Appeal from the Circuit Court of Cook County; the Hon. James
M. Bailey, Judge, presiding.
JUSTICE HARTMAN DELIVERED THE OPINION OF THE COURT:
Rehearing denied August 20, 1985.
After a bench trial, defendant, a 21-year-old independent commodities broker, was found guilty of both deceptive practices (Ill. Rev. Stat. 1981, ch. 38, par. 17-1(B)(d)) and theft by deception (Ill. Rev. Stat. 1981, ch. 38, par. 16-1(b)(1)), and received a sentence of probation for one year and a $10,000 fine. *fn1 On appeal, he contends that: he was not proved guilty beyond a reasonable doubt; there was a fatal variance between the charges in the indictments and the evidence at trial; and because this dispute was properly civil, rather than criminal, in nature, his prosecution was a misuse of the criminal justice system.
The indictment for deceptive practices alleged that between August 3 and 15, 1982, defendant:
"[W]ith intent to defraud Northwest Commodities, Inc., and with intent to obtain control over property and to pay for property, to wit: commodity trading account of said Northwest Commodities, Inc., did issue and deliver a check drawn on the Continental Illinois National Bank and Trust Company of Chicago, Illinois, for the payment of more than one hundred fifty dollars in United States currency, knowing that the said money would not be paid by said Continental Illinois National Bank and Trust Company of Chicago, Illinois, in violation of Chapter 38, Section 17-1-D, of the Illinois Revised Statutes 1981, as amended * * *." (Emphasis added.)
The indictment for theft by deception charged that between the same dates he:
"[K]nowingly obtained by deception, control over a commodity trading account of a value in excess of three hundred dollars, the property of Northwest Commodities, Inc., intending to deprive said Northwest Commodities, Inc., permanently of the use and benefit of said property, in violation of Chapter 38, Section 16-1-B(1), of the Illinois Revised Statutes 1981, as amended * * *." (Emphasis added.)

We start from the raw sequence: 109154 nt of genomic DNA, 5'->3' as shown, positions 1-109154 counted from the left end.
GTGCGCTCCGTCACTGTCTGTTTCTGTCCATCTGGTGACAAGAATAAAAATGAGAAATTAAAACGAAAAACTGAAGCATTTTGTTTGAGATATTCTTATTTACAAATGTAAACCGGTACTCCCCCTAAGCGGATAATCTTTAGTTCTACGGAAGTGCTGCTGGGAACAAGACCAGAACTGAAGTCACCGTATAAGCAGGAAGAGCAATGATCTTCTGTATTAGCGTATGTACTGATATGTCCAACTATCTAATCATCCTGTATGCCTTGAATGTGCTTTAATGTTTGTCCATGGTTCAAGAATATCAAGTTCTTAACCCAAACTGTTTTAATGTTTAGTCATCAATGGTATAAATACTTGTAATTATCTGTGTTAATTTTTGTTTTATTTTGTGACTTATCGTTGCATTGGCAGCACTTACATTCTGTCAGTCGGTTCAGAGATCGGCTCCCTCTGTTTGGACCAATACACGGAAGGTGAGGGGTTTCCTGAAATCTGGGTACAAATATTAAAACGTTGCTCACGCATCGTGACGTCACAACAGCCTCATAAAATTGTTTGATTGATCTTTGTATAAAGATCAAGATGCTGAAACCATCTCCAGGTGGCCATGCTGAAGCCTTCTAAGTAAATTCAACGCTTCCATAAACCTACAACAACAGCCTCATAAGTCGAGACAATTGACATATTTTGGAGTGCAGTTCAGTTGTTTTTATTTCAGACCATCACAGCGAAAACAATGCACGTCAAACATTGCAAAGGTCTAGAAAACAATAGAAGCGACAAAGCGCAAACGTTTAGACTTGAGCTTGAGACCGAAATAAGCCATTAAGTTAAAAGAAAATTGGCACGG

At trial, one key witness testified for the State, a broker working for Northwest Commodities, Inc. (Northwest). Defendant testified on his own behalf. Extensive documentation of the financial transactions which formed the basis of the conviction was introduced as evidence.
The broker, who was a friend of defendant's and had met him while working at another commodities brokerage office, testified that on August 3, 1982, he met with defendant and his fiance so that defendant could open a trading account with Northwest. Defendant completed the necessary forms and gave the witness a $6,500 check to open the account. The check, made payable to Rosenthal and Company (Rosenthal), a firm, that essentially acted as Northwest's principal in a trading relationship, was drawn on a corporate account at Continental Illinois National Bank (Continental) in Chicago. Defendant and his fiance were that corporation's only officers and the only signatories on the account. Defendant's fiance actually signed the check. On the next day, defendant issued a second check from the same account, also payable to Rosenthal, for $7,500. This check also was credited to defendant's trading account, with his assent. The record indicates, however, that at the time this check was issued, the account balance at Continental was only about $600. On August 5, although the checks had not cleared for payment, the witness agreed to place defendant's orders. In this day's trading, defendant essentially broke even, after commission charges. In the meantime, the bank account balance dropped to about $300. On August 6, defendant again placed a number of trading orders with the broker and made a slight profit.